The Systems Engineering Research Center (SERC), led by Stevens, recently held two forums focused on the latest developments in the systems engineering field: the 9th Annual SERC Sponsor Research Review (SSRR) and the 5th Annual SERC Doctoral Students Forum (SDSF). The events took place in the FHI 360 Conference Center in the heart of Washington, D.C.
The events, held November 7-8, featured a comprehensive exchange of ideas among academic leaders and government agencies on the most pressing systems challenges facing the defense and intelligence communities. The agenda included discussions on SERC research projects, which span many domains and industries, including finance, telecommunications, computing and transportation, in addition to defense. Additionally, doctoral students at SERC-collaborating universities presented their systems research in discussions and poster sessions.
Mary J. Miller, acting assistant secretary of defense for research and engineering, delivered the keynote address at the SSRR forum on November 8. She discussed the evolving threat landscape, the technology outlook and the priorities for the Department of Defense from an engineering perspective.
The SSRR was attended by about 175 delegates from the government, industry and academic systems engineering research community, a record turnout 35 percent increase from last year’s event.
Stevens and the SERC, a natural partnership
The SERC is a University-Affiliated Research Center (UARC) of the U.S. Department of Defense. It leverages the research and expertise of faculty, staff and student researchers from more than 20 collaborating universities throughout the United States.
In his welcome address, Stevens Provost and Vice President for Academic Affairs Christophe Pierre noted that the SERC occupies a vital and influential position in defense and intelligence communities.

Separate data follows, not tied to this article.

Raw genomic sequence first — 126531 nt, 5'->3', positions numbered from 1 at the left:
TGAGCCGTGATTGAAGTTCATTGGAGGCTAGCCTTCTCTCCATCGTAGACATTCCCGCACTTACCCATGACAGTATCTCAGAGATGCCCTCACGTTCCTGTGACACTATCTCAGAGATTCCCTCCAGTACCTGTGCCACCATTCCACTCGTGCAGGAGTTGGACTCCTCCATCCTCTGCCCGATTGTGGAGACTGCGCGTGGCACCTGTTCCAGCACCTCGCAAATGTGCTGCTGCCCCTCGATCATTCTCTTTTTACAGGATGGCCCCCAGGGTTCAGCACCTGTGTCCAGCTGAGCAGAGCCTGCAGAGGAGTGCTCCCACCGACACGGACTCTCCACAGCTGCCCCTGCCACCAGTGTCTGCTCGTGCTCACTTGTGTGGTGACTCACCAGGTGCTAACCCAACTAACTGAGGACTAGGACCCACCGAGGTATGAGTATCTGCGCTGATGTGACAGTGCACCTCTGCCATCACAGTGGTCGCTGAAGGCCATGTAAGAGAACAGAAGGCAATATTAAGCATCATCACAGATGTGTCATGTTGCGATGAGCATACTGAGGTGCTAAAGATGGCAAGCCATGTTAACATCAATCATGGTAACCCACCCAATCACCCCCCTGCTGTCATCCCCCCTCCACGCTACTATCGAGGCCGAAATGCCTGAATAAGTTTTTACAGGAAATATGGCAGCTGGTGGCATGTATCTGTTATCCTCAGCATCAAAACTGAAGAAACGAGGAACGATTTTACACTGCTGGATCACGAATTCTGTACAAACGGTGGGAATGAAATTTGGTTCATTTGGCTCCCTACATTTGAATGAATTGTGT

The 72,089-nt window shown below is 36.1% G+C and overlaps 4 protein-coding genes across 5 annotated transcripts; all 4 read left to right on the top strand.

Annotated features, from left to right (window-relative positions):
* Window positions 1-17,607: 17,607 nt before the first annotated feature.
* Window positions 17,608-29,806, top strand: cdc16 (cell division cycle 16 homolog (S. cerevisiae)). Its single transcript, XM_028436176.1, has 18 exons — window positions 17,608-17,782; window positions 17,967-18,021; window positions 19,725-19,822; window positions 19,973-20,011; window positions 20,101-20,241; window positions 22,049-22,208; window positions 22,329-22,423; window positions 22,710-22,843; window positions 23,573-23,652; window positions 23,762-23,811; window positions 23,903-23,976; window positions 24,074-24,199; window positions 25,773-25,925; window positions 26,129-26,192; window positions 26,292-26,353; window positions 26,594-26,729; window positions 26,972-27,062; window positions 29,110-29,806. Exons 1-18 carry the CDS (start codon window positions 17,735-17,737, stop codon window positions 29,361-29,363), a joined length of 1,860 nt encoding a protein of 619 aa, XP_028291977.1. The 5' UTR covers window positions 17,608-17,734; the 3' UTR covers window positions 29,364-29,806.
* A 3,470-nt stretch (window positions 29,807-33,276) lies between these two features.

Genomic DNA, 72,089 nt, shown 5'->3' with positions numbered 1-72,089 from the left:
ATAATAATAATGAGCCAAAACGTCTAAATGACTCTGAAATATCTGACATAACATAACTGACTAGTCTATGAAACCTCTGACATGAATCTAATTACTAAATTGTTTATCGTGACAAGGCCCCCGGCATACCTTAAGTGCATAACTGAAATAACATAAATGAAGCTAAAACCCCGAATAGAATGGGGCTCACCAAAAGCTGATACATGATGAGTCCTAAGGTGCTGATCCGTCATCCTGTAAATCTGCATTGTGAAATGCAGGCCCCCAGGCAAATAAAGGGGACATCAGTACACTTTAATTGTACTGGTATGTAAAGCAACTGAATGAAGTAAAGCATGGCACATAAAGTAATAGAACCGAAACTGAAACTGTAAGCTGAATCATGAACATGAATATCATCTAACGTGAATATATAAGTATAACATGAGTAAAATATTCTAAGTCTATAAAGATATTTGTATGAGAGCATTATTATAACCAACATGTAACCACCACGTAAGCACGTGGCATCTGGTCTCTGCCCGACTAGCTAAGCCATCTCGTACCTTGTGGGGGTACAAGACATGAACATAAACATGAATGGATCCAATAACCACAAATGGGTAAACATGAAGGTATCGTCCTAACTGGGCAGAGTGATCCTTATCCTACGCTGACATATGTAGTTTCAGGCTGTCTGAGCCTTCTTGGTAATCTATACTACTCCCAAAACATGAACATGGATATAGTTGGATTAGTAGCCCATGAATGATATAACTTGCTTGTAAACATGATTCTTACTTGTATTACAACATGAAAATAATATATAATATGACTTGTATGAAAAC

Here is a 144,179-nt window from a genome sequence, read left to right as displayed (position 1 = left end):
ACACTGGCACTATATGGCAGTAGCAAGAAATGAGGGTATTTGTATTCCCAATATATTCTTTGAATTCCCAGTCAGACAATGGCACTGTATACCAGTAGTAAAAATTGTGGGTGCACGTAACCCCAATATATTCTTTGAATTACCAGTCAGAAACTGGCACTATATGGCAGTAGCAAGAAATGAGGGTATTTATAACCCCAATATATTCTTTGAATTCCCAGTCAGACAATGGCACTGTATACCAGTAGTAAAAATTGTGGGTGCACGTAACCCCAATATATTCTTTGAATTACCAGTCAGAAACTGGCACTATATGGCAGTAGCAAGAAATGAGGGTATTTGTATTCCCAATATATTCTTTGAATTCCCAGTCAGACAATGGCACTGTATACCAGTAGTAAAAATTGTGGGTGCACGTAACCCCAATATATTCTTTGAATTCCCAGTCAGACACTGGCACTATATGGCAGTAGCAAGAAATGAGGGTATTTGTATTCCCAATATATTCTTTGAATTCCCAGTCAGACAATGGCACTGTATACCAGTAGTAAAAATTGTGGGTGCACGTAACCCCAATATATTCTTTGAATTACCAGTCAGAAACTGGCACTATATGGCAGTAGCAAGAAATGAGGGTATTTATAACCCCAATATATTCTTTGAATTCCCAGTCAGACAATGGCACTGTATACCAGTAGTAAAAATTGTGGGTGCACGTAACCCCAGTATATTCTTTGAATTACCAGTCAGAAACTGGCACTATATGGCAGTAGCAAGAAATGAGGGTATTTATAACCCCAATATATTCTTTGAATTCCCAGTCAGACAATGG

“As a co-leader of the SERC, in partnership with 22 universities and other collaborating organizations, Stevens is mindful of its duty to serve as responsible steward of this nationally important resource,” said Dr. Pierre. “I believe that the SERC and Stevens represent a natural partnership that builds on the university’s historic tradition of service to our nation.”
The strong connection between Stevens and the SERC are based on three factors, Pierre added: “Stevens’ history of contributing to the nation’s defense, its position as home to the renowned Stevens School of Systems & Enterprises (SSE) and its deep commitment to interdisciplinary research and education that focuses on solving critical real-world challenges.”
Vice Provost for Research, Innovation and Entrepreneurship Mo Dehghani noted that the SERC is a centerpiece of Stevens’ research endeavors.
“SERC is one of three National Centers of Excellence where members of Stevens’ world-class faculty and promising students collaborate with interdisciplinary academic and industry partners to perform some of our nation’s most important research,” said Vice Provost Dehghani. “The work presented at the SSRR demonstrated just how innovative SERC’s contributions are, and why Stevens is proud to be part of this vitally important collaborative effort.”
A pioneer in systems research
Systems research at Stevens reaches back to the early part of the 20th century. In SSE’s second annual research review, titled, Exploring Frontiers in Complex Systems, SSE Interim Dean Anthony Barrese provides a brief history of systems research at Stevens and the series of events that led to the founding of both SSE and the SERC. “The sound research conducted at Stevens, the SERC and in global partner universities, has enabled us to build upon essential human capital in the area of systems, at both a national and global scale,” he said.
To date, the SERC has engaged more than 400 researchers since its founding in 2008.
“The work we do at the SERC at Stevens is truly a collaborative effort,” said Stevens professor Dinesh Verma, executive director of the SERC and the founding dean of SSE. “These forums exemplify our vision at the SERC at Stevens and our aim to cross boundaries through integrative collaboration in the systems engineering community.”